module specification

SM5076 - Dramaturgy (2021/22)

Module specification Module approved to run in 2021/22
Module title Dramaturgy
Module level Intermediate (05)
Credit rating for module 15
School School of Art, Architecture and Design
Total study hours 150
 
111 hours Guided independent study
39 hours Scheduled learning & teaching activities
Assessment components
Type Weighting Qualifying mark Description
Coursework 40%   Essay (1,500 words)
Coursework 60%   Portfolio (2,000 words)
Running in 2021/22
Period Campus Day Time Module Leader
Autumn semester North Tuesday Morning

Module summary

Dramaturgy is a semester-long module designed to examine and explore the role of the dramaturg. Through the module there will be an attempt to define and analyse the practice of dramaturgy with regard to a wide range of performance practices ranging from traditional playwriting to post-dramatic forms. Dramaturgy encompasses a broad range of applications, providing support to an evolving artistic work at all stages of its development.  Students will learn to provide constructive input from the earliest seed of an idea to the final documentation of a performed work.

This module aims to:
• explore the role and function of the dramaturg in the context of international performance: examining writers, directors and companies by studying their innovative (post) dramatic dramaturgies, scenographies, uses of text and acting and performance styles;

• discuss selected performance examples with reference to the disciplines utilised and the kinds of connections between them;

• investigate new forms in relation to the performances’ thematic and political concerns as well as the artistic context from which they emerge.

• undertake practical work in the role of dramaturg with a selected particular emphasis.

Prior learning requirements

Pass and completion (120 credits) of previous level)

Syllabus

The module will consist of lecture and seminar sessions and practical sessions in an attempt to discern the theory and working practice of a dramaturg in today’s theatre.

Dramaturgy encompasses a broad range of applications, providing support to an evolving performance production at any given stage, from the earliest seed of an idea through to the final documentation of the finished work. The module will be divided into units that reflect these developmental stages.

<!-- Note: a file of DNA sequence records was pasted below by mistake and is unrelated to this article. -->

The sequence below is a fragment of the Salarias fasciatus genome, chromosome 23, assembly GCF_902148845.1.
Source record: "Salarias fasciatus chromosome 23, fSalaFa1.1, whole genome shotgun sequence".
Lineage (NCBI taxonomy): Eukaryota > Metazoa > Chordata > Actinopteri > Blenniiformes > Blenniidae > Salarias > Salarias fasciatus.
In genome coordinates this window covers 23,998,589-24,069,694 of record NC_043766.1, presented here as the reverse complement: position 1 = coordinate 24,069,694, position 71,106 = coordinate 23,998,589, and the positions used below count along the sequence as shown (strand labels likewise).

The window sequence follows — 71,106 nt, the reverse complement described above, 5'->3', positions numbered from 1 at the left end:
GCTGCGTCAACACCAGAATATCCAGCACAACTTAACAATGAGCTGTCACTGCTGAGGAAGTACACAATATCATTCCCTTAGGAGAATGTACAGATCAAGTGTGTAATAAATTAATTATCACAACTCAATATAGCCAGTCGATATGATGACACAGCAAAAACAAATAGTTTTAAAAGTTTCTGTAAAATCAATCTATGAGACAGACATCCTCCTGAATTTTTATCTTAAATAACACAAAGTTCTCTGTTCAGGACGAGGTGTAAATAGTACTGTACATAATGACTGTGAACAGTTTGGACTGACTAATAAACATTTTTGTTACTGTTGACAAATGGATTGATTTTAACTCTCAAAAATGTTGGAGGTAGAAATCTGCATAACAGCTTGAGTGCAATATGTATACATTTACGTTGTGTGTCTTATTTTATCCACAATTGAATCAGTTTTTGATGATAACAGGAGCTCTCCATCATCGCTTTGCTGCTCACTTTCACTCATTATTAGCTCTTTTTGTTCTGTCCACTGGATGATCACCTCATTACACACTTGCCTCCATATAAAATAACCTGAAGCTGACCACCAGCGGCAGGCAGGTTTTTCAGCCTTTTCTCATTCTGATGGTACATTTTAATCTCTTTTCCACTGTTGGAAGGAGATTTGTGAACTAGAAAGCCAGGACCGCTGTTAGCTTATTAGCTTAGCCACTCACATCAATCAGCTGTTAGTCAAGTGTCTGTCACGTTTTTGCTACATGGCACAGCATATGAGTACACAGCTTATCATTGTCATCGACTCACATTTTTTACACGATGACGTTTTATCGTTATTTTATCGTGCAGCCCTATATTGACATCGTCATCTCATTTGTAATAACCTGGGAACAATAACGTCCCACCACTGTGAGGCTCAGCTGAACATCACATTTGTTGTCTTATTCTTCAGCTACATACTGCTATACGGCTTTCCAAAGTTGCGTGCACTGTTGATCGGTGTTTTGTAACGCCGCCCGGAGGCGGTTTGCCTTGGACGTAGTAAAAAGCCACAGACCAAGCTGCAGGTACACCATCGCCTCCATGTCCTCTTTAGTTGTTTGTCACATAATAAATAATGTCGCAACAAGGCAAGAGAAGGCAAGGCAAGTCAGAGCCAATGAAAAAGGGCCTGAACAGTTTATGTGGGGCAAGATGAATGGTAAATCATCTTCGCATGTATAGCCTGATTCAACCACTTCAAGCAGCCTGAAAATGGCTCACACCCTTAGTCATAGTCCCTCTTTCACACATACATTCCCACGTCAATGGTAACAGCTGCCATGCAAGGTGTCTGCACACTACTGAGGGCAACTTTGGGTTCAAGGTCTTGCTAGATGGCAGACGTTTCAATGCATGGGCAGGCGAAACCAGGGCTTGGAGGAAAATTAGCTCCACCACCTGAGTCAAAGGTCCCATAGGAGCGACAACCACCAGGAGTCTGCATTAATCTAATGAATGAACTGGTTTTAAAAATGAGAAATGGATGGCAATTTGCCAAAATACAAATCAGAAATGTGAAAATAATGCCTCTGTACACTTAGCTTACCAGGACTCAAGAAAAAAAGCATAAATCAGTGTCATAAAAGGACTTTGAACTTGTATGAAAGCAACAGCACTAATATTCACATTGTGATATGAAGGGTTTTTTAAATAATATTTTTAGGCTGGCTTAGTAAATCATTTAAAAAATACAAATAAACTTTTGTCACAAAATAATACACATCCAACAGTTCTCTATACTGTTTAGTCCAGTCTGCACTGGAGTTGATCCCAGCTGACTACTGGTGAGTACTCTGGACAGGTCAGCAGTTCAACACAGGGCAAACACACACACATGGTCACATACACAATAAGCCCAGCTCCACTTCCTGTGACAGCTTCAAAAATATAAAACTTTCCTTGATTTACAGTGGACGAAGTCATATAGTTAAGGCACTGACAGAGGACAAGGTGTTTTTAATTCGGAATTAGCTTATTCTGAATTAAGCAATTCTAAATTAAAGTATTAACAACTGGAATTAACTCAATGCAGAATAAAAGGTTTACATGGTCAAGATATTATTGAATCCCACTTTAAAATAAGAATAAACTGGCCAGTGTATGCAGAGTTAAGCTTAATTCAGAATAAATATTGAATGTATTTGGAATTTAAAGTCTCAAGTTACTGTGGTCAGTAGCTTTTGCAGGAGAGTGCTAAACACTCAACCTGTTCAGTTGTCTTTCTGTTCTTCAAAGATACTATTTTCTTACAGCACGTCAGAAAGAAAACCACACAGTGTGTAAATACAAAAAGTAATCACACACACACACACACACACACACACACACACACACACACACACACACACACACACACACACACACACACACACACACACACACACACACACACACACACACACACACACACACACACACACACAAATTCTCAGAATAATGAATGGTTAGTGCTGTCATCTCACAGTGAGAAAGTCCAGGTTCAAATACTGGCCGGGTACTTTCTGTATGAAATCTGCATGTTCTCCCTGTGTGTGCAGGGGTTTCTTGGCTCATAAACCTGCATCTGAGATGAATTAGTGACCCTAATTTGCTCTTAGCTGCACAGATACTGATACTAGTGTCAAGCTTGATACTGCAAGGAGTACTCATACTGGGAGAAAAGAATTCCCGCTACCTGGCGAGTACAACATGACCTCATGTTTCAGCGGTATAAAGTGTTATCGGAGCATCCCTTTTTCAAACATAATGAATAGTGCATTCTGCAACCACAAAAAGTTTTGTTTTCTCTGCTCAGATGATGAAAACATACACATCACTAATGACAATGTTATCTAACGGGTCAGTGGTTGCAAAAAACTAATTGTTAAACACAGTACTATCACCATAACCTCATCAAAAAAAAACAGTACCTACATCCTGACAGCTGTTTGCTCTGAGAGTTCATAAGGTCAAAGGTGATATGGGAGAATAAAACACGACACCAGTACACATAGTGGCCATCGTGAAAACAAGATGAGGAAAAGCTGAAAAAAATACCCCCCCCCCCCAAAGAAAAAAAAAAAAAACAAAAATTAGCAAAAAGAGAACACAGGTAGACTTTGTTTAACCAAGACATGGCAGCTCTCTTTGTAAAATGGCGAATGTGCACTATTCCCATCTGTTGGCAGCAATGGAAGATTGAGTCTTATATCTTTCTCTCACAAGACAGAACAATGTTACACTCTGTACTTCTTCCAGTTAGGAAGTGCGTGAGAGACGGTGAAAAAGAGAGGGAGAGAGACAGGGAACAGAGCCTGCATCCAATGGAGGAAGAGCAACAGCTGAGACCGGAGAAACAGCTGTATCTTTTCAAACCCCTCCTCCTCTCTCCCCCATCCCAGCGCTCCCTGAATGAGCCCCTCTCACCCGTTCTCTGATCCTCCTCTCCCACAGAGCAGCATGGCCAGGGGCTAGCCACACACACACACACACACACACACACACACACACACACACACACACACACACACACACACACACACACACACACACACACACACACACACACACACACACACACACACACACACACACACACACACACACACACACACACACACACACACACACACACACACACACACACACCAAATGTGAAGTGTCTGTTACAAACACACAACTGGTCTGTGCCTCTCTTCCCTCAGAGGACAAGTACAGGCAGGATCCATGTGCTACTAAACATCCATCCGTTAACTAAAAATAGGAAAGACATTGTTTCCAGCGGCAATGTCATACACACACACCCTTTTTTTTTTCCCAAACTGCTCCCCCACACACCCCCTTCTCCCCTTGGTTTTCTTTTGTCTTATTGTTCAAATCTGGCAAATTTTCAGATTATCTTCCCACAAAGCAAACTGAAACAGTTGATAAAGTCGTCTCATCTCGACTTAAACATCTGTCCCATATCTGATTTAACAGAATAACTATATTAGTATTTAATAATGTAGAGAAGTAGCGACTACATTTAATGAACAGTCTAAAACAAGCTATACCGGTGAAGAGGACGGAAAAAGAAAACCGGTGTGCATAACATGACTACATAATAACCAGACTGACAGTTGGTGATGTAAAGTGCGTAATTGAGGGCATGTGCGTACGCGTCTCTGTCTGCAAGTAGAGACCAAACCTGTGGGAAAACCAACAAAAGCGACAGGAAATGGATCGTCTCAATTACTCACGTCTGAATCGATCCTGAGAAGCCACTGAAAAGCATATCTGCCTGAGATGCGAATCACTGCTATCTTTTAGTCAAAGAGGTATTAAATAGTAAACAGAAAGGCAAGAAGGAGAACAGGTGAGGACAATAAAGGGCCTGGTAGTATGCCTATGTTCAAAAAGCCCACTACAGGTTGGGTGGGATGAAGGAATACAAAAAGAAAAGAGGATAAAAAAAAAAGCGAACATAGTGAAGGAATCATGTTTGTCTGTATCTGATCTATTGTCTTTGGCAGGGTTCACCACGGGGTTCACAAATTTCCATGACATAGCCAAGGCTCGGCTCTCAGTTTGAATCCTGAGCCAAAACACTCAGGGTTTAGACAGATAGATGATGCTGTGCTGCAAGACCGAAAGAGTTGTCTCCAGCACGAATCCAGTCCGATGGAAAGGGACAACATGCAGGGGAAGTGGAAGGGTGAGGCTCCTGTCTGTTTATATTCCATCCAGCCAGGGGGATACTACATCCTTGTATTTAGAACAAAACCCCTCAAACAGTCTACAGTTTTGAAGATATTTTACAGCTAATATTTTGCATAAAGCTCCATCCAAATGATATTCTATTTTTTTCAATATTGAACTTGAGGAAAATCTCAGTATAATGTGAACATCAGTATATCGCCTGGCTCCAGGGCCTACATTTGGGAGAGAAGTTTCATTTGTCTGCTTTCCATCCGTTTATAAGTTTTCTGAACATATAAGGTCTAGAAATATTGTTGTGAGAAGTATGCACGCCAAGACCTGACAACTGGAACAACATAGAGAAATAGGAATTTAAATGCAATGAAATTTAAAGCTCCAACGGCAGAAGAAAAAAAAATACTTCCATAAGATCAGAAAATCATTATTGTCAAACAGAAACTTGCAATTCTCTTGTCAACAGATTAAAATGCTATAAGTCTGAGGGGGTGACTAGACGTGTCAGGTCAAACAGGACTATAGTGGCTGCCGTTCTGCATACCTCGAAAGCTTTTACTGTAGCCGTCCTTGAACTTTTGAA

The students will see theatre, dance and art installations for taxonomy of the working practice of dramaturgs and explore the theoretical context of such work. 

There will also be an opportunity to create work within the supportive framework of the University and apply, discuss and discourse the art and practice of dramaturgy.

Learning Outcomes LO 1 - 5

Balance of independent study and scheduled teaching activity

Sessions will consist of tutor- and student-led practical and theoretical seminars. Students will engage in research, evaluation of observations and practical experience of watching and leading activities. This will include practice and research for the assessment points in the module and also to create original work to form the subject of dramaturgical processes.

Learning outcomes

On completing the module the students will be able to:

Knowledge and Understanding:
LO1  demonstrate a theoretical and/or practical understanding of the role and functions of the dramaturg with reference to significant international companies and artists, theatre and performance practices and trends;

Cognitive Intellectual Abilities:
LO2  analyse selected performance examples in terms such as their use of space, text, images, media and/or audience engagement;

Transferable Skills:
LO3  discuss selected performance examples with respect to historical, social and political contexts and debates that inform them;

Subject Specific Skills:
LO4  apply new understandings in practical application;
LO5  undertake appropriate further training of a professional or equivalent nature.

Assessment strategy

This module has a pass on aggregate requirement.

Coursework consists of:
1. a formal essay addressing the role of the dramaturg in contemporary performance (40%);

2.  a portfolio consisting of dramaturgical responses designed to advance the development or reinterpretation of an existing performance work (identified by the tutor)
(60%).

Bibliography

Core:
Trencsenyi, K. & Proehl, G. (2015) Dramaturgy in the Making, Bloomsbury Methuen Drama

Other
Aston, E. & Savona, G. (1991) Theatre as Sign-System: A Semiotics of Text and Performance, Routledge
Bicât, T. &d Baldwin, C. (2002) Devised and Collaborative Theatre: A Practical Guide, Crawford Press
Cardullo, B. (1995) What is Dramaturgy?, Peter Lang
Carlson, M. (1993) Theories of the Theatre. A Historical and Critical Survey, from the Greeks to the Present, Cornell University Press
Edgar, D. (1999) State of Play: Playwrights on Playwriting, Faber and Faber
Luckhurst, M. (2006) Dramaturgy: A Revolution in Theatre, Cambridge University Press
Pavis, P. (2012) Contemporary Mise en Scène : Staging Theatre Today, Routledge
Radosavljevic, D. (2013) The Contemporary Ensemble: Interviews with Theatre-Makers, Routledge
Radosavljevic, D. (2013) Theatre-Making: Interplay Between Text and Performance in the 21st Century, Palgrave
Turner, C. & Behrndt, S. (2008) Dramaturgy and Performance, Basingstoke: Palgrave Macmillan
Zatlin, P. (2005) Theatrical Translation and Film Adaptation: A Practitioner’s View, Multilingual Matters

On-line resources:
The Dramaturg’s Network
http://eedramaturgy.co.uk
The Routledge Performance Archivehttp://www.routledgeperformancearchive.com/